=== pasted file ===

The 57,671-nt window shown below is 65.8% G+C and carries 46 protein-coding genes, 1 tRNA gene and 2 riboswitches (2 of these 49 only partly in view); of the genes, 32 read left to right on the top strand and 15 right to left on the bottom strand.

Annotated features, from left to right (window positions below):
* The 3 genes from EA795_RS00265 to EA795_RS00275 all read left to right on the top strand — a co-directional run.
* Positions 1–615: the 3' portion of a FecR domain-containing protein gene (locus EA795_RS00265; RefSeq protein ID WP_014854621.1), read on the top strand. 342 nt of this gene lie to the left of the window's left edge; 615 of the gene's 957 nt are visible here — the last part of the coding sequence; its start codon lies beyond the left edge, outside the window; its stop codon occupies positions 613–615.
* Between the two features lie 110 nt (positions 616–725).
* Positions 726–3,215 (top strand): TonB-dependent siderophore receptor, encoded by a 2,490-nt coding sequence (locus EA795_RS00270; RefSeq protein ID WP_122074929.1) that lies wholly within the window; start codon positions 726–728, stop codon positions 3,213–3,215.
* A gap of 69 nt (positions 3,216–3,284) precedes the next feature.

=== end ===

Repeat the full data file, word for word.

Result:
The 57,671-nt window shown below is 65.8% G+C and carries 46 protein-coding genes, 1 tRNA gene and 2 riboswitches (2 of these 49 only partly in view); of the genes, 32 read left to right on the top strand and 15 right to left on the bottom strand.

Annotated features, from left to right (window positions below):
* The 3 genes from EA795_RS00265 to EA795_RS00275 all read left to right on the top strand — a co-directional run.
* Positions 1–615: the 3' portion of a FecR domain-containing protein gene (locus EA795_RS00265; RefSeq protein ID WP_014854621.1), read on the top strand. 342 nt of this gene lie to the left of the window's left edge; 615 of the gene's 957 nt are visible here — the last part of the coding sequence; its start codon lies beyond the left edge, outside the window; its stop codon occupies positions 613–615.
* Between the two features lie 110 nt (positions 616–725).
* Positions 726–3,215 (top strand): TonB-dependent siderophore receptor, encoded by a 2,490-nt coding sequence (locus EA795_RS00270; RefSeq protein ID WP_122074929.1) that lies wholly within the window; start codon positions 726–728, stop codon positions 3,213–3,215.
* A gap of 69 nt (positions 3,216–3,284) precedes the next feature.